Cybersecurity gap threatens SMEs following digitalisation

OVER the past two years, the pandemic has necessitated small and medium-sized enterprises (SMEs) to digitalise in order to better survive the economic uncertainty.

However, despite the need for digitalisation to maintain growth, many SMEs are still reluctant.

A study by the SME Association of Malaysia has found that with only 26% of SMEs choosing to digitalise their businesses, another 57% have not done so.

Meanwhile, another survey by SME Corporation Malaysia and Huawei found that SMEs who had adopted digitalisation mostly utilised social media by 60% and mobile internet 63.8%, with a small number implementing data analytics by 6.3%.

This is indicative of the wide room for growth in optimising the benefits of digitalisation among SMEs.

Even though e-commerce has boomed during the pandemic, including marketing via social media, many SMEs have not broadly taken holistic steps to protect themselves against threats like cyberattacks, which can cause significant harm, estimated to be as much as RM51 bil.

According to a report by the Malaysian Digital Economy Corporation (MDEC), 84% of SMEs are experiencing cyberthreat incidents and 76% suffer from more than one threat.

When it comes to the new ways of working, with many businesses continuing to practice working from home in the long term, business owners need to get serious about the risks that come with operating remotely from home.

Small businesses are vulnerable to the same threats as home internet users such as malicious emails, phishing attacks, fraud and malware.

Besides, these put business operations at risk if such attacks infect the corporate network and affect customer and financial data.

Furthermore, many SMEs have been found to believe that they are unlikely to become victims of cyberattacks due to their small business structure.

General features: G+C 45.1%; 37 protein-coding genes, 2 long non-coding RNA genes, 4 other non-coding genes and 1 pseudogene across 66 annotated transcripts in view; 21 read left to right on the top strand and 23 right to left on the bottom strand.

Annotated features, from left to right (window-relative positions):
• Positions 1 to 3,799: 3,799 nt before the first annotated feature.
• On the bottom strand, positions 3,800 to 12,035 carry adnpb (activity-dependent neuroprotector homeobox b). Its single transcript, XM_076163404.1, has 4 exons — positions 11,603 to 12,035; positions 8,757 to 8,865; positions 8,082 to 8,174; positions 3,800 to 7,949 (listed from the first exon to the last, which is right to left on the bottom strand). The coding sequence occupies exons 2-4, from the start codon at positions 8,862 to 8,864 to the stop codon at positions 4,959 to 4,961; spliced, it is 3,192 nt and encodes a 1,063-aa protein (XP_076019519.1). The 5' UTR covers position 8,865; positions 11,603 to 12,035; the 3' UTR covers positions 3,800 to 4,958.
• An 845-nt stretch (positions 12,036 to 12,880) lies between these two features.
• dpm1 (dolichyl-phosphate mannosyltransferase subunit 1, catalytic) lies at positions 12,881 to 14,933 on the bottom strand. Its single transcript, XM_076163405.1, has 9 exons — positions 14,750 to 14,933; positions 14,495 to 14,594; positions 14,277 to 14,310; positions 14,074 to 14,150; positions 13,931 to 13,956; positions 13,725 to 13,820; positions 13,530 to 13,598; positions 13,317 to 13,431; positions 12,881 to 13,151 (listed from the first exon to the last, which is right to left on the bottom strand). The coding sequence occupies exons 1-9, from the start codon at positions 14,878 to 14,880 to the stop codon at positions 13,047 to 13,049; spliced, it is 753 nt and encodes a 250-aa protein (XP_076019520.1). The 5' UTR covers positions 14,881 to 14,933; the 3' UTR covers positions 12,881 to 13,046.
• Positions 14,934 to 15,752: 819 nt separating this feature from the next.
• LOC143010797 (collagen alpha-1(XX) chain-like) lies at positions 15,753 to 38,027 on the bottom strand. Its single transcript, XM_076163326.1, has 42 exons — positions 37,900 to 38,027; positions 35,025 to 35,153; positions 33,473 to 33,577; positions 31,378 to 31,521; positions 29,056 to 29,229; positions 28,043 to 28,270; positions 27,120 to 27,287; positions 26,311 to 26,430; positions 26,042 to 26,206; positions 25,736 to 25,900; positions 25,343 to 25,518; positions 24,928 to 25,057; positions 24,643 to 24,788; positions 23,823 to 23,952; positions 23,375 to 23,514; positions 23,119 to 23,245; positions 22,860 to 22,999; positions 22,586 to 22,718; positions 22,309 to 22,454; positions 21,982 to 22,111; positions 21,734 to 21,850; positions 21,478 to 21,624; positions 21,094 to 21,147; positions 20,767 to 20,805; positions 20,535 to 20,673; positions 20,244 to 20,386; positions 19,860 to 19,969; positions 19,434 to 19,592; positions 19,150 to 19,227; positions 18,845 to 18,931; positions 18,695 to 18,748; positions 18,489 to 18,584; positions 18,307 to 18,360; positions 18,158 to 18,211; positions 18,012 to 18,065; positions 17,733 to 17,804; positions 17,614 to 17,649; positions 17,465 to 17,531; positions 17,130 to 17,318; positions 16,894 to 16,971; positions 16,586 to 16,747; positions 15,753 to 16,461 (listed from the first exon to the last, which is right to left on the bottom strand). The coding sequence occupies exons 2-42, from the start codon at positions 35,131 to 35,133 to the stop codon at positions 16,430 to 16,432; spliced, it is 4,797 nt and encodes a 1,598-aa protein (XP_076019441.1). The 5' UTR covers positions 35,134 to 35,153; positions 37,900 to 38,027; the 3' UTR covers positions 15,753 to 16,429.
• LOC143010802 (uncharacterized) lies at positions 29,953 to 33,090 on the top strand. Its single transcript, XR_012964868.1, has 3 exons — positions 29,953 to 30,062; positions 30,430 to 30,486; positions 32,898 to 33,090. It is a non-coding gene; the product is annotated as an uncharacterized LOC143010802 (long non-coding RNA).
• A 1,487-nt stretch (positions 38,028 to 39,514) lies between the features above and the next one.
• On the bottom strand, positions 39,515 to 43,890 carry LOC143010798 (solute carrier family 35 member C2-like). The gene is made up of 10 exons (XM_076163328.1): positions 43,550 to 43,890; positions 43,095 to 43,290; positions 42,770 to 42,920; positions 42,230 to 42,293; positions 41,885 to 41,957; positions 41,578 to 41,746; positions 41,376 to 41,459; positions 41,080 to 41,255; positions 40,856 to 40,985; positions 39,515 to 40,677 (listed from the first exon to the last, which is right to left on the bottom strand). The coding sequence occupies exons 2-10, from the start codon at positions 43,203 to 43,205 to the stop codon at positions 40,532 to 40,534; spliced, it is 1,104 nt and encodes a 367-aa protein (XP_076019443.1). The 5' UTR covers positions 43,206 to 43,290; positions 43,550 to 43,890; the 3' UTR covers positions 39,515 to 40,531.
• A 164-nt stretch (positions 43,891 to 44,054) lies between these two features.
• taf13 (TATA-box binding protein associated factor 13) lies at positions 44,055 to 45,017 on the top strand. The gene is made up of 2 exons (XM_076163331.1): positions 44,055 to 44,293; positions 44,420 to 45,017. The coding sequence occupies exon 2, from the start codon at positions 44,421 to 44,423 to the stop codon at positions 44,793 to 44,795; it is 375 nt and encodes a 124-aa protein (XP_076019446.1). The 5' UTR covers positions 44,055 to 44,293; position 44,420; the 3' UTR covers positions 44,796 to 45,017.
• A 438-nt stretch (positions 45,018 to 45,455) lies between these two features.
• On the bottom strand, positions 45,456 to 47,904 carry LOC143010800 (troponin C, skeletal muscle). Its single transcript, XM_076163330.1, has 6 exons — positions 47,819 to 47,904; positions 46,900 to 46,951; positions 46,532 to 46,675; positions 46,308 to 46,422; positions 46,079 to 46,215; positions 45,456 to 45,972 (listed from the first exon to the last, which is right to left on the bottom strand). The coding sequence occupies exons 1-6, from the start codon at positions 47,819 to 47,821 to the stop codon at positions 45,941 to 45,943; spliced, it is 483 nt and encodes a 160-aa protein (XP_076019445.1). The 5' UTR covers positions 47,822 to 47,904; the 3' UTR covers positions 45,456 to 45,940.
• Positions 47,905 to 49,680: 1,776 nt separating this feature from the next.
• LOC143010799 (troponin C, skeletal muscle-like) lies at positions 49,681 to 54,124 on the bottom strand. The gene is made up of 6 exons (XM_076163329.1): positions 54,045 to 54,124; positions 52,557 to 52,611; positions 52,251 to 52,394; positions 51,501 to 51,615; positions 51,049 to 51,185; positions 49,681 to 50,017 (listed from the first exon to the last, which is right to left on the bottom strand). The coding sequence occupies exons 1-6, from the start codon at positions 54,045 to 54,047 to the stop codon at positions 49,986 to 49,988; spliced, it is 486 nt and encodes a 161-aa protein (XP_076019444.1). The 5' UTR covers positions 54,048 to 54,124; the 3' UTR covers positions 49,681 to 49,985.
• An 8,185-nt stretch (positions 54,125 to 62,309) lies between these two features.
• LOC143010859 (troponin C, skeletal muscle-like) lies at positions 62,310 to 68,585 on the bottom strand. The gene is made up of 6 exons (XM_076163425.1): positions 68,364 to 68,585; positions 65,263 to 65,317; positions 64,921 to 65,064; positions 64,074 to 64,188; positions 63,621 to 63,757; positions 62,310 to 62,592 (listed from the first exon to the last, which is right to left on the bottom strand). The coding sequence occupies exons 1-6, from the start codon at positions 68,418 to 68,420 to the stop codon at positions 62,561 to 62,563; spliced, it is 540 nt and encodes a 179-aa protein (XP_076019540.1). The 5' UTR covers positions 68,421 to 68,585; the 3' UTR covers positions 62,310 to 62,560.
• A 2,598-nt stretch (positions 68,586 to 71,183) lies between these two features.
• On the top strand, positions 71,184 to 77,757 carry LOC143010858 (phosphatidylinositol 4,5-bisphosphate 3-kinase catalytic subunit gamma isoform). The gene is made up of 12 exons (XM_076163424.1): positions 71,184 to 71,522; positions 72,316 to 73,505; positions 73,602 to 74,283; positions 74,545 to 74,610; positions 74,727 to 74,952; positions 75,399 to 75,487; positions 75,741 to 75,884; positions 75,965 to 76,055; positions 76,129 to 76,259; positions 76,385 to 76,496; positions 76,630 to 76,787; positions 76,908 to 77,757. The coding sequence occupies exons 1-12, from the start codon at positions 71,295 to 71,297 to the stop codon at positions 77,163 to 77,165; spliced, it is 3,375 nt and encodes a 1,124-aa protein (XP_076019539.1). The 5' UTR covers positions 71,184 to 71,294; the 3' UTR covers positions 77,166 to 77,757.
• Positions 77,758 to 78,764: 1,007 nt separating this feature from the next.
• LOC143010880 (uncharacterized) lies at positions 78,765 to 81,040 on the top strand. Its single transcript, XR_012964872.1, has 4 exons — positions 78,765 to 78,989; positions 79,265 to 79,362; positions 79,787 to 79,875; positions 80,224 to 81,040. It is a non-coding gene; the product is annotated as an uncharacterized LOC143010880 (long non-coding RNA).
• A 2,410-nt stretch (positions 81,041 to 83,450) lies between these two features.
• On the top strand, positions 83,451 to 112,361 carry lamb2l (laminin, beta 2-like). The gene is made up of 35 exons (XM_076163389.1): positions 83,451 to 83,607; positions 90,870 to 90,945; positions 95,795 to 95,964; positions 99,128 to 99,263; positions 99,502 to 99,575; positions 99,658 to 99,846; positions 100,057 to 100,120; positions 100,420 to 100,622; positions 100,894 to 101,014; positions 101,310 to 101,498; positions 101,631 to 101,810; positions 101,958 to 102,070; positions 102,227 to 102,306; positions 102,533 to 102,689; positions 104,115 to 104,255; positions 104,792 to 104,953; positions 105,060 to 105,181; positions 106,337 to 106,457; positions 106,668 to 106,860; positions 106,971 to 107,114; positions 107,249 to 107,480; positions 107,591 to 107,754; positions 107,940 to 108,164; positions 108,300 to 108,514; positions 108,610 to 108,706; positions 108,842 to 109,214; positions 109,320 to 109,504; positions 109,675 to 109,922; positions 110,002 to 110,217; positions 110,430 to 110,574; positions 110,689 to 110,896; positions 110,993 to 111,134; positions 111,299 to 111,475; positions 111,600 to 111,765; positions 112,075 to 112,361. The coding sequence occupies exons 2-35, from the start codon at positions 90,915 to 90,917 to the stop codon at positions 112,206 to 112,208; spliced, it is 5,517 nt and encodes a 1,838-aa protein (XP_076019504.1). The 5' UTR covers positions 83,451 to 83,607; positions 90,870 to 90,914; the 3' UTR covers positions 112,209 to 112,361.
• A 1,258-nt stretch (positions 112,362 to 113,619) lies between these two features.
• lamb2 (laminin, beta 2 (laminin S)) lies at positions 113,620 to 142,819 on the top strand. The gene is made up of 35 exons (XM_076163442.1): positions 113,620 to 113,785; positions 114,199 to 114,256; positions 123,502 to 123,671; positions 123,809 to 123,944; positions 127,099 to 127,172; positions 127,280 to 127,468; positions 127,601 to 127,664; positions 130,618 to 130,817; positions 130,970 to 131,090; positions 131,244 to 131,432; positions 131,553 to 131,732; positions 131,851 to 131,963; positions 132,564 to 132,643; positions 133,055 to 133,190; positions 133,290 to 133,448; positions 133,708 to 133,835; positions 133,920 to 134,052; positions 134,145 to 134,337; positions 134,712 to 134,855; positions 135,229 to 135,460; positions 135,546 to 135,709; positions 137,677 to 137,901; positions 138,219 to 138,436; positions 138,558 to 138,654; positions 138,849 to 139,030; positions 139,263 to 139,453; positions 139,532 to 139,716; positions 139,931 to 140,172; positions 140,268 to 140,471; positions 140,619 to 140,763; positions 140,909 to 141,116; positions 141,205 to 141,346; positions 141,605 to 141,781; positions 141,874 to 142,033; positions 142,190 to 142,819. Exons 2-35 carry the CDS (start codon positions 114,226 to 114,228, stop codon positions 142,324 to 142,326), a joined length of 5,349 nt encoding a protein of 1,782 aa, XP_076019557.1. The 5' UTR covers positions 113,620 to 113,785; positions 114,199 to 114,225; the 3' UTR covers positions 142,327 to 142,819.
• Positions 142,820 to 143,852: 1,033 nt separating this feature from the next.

A report by Chubb published before the pandemic found that 67% of Malaysian SMEs believed that they are less likely to become victims compared to larger corporations, yet the same report found that 84% of SMEs were victims of cyberattacks in 2018.

Indeed, with the sharp rise in working from home since the pandemic, cybercriminals are targeting vulnerable internet users across the board without differentiating between business and home internet users.

Remote work also creates a security risk where personnel working outside business-based secure networks can become the target of cybercrime such as ransomware attacks.

A report by CyberSecurity Malaysia found that in August 2021, 58 cases of ransomware attacks were reported with 30 coming from organisations and businesses.

With ransomware attacks threatening serious financial damage that small businesses typically cannot afford, it is critical for SMEs to invest in cybersecurity to mitigate these risks.

The cost factor

Even though awareness is growing among SMEs, the factor of cost and lack of in-house expertise are still barriers in acquiring appropriate and sufficient cybersecurity protection.

Today, cybersecurity service providers have introduced more and more plans and services targeted towards SMEs with limited resources and budgets.

The truth is, there are many cybersecurity solutions available to large enterprises but there are few designed to cater to the cybersecurity needs of SMEs.

SMEs need an accessible subscription-based service instead of making upfront investments into hardware, for cost efficiency.

They need solutions that are easier to deploy and manage, given a smaller IT department and needing to manage services support from service providers to address the potential lack of in-house cybersecurity expertise.

Now is the right time for service providers to step up to fill this gap. – Feb 6, 2022


Vignesa Moorthy is the CEO of ViewQwest, a regional telecommunications service provider of managed network and security solutions, domestic and global connectivity, and other managed ICT services.

The views expressed are solely of the author and do not necessarily reflect those of Focus Malaysia.

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